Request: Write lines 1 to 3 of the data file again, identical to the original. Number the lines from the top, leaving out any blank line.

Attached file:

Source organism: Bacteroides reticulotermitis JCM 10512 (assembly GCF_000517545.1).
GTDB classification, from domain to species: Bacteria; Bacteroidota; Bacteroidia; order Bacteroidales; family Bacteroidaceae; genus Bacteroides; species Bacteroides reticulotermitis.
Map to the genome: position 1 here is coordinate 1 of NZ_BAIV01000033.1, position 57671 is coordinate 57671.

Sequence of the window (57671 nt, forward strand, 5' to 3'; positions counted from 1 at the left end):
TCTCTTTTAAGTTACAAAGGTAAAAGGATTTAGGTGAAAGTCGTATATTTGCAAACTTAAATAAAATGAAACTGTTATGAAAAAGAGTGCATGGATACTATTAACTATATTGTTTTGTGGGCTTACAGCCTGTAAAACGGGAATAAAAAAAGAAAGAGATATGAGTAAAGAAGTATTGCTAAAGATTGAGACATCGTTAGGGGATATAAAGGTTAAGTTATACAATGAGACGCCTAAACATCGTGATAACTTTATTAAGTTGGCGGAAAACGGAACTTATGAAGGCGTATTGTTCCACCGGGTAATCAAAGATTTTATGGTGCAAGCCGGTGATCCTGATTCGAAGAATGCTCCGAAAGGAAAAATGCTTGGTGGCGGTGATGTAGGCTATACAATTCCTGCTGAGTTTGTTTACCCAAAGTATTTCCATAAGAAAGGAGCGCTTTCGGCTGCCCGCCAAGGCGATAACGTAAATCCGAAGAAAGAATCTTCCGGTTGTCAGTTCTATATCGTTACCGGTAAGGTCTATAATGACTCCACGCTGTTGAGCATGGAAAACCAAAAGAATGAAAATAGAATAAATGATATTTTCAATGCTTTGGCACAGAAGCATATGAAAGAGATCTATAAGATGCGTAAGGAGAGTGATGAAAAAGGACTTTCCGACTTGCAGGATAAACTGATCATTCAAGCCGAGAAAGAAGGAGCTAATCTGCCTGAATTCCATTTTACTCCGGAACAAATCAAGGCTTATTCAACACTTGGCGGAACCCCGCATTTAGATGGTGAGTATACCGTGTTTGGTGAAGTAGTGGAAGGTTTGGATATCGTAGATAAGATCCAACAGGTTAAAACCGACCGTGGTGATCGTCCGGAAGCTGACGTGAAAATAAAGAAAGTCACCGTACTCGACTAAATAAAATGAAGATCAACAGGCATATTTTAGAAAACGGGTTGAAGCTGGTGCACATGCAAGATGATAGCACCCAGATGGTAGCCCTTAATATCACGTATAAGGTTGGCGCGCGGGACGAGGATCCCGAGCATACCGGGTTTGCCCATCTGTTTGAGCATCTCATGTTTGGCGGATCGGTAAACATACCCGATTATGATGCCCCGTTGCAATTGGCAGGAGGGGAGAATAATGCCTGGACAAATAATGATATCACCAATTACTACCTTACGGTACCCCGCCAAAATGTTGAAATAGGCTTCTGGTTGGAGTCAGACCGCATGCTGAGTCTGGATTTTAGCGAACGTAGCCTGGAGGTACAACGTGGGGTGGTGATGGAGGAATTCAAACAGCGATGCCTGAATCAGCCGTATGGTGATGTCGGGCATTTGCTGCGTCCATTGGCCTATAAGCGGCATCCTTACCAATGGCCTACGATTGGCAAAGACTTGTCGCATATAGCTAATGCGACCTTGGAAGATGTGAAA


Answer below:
Source organism: Bacteroides reticulotermitis JCM 10512 (assembly GCF_000517545.1).
GTDB classification, from domain to species: Bacteria; Bacteroidota; Bacteroidia; order Bacteroidales; family Bacteroidaceae; genus Bacteroides; species Bacteroides reticulotermitis.
Map to the genome: position 1 here is coordinate 1 of NZ_BAIV01000033.1, position 57671 is coordinate 57671.